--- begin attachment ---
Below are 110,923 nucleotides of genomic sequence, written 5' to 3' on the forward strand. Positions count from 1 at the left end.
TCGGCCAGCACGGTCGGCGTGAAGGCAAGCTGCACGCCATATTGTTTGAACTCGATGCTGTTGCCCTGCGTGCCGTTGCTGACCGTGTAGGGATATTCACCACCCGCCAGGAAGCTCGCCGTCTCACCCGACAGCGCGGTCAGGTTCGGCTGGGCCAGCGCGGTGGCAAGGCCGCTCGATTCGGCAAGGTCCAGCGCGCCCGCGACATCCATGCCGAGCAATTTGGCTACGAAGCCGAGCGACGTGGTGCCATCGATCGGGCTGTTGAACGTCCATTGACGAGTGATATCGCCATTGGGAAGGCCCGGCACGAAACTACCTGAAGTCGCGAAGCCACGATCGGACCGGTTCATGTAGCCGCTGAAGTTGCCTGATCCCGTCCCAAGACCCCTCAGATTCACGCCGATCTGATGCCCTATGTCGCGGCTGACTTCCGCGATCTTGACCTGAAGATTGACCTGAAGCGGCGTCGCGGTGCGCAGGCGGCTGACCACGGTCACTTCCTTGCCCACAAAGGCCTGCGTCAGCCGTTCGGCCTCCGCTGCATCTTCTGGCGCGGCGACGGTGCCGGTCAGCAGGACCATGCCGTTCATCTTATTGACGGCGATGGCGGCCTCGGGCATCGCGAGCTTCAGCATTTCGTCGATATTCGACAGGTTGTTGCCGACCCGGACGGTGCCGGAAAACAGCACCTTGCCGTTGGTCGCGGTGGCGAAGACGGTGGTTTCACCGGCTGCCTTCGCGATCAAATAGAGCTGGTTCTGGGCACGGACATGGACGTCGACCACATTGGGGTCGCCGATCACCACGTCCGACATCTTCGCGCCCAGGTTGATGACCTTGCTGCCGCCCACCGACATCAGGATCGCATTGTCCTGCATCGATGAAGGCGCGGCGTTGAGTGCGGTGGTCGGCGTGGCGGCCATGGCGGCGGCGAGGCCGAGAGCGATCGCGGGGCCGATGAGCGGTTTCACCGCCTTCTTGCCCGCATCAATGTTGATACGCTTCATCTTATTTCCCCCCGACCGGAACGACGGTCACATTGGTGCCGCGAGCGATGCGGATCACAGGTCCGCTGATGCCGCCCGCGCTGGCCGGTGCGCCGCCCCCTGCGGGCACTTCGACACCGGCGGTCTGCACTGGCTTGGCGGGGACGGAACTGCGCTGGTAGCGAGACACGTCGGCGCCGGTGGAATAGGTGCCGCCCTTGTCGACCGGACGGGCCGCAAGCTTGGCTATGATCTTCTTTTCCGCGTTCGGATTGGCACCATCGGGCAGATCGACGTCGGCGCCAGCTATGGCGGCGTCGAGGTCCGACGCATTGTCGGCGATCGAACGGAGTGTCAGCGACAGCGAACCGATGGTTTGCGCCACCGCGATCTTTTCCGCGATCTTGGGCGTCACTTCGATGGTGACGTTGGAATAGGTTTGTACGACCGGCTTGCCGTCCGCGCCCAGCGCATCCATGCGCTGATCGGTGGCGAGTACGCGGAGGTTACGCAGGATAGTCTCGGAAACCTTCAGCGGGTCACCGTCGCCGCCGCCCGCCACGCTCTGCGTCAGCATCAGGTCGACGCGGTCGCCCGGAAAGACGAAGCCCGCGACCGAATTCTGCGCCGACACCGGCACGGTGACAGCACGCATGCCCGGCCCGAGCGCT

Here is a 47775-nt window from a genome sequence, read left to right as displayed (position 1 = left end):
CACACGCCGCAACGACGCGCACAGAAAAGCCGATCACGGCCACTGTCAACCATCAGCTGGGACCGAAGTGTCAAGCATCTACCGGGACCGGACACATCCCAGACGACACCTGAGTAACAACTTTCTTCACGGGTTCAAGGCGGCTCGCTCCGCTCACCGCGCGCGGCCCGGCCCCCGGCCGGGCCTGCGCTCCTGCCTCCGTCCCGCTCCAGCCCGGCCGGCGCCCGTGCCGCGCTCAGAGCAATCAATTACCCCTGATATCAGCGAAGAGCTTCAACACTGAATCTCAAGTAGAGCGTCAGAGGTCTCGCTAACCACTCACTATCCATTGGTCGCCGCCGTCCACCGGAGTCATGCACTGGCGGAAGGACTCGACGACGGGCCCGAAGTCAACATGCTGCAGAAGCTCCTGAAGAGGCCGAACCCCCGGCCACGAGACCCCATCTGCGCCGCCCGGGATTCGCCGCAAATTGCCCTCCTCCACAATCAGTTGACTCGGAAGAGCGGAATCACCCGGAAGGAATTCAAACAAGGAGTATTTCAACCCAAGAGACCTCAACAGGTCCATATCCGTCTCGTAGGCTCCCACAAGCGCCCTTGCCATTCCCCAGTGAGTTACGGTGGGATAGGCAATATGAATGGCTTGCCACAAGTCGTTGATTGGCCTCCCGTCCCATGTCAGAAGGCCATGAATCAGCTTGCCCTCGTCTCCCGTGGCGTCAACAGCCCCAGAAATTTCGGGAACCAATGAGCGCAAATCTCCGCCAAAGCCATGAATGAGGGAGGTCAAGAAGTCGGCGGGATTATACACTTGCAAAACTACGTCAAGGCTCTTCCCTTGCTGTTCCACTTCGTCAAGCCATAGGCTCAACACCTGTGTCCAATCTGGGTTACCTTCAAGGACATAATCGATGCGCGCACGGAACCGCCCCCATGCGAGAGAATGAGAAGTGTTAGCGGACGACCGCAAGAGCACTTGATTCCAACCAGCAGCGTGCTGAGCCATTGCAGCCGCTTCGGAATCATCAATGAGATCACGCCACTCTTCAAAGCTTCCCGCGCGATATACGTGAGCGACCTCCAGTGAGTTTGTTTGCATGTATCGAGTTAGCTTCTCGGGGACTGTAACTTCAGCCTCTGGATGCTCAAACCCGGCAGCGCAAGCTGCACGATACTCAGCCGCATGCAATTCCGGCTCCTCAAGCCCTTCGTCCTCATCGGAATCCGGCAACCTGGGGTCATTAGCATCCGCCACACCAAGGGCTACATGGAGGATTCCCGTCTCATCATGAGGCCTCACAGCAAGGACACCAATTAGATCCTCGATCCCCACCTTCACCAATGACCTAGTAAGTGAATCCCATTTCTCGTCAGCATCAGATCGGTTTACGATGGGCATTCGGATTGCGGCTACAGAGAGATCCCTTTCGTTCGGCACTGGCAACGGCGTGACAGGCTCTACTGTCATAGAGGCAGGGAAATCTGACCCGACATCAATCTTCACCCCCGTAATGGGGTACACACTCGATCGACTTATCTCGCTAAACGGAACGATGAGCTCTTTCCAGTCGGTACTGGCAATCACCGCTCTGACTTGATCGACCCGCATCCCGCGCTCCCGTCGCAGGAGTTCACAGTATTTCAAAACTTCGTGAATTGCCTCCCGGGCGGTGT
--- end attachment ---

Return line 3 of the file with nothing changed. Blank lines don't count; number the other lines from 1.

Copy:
Here is a 47775-nt window from a genome sequence, read left to right as displayed (position 1 = left end):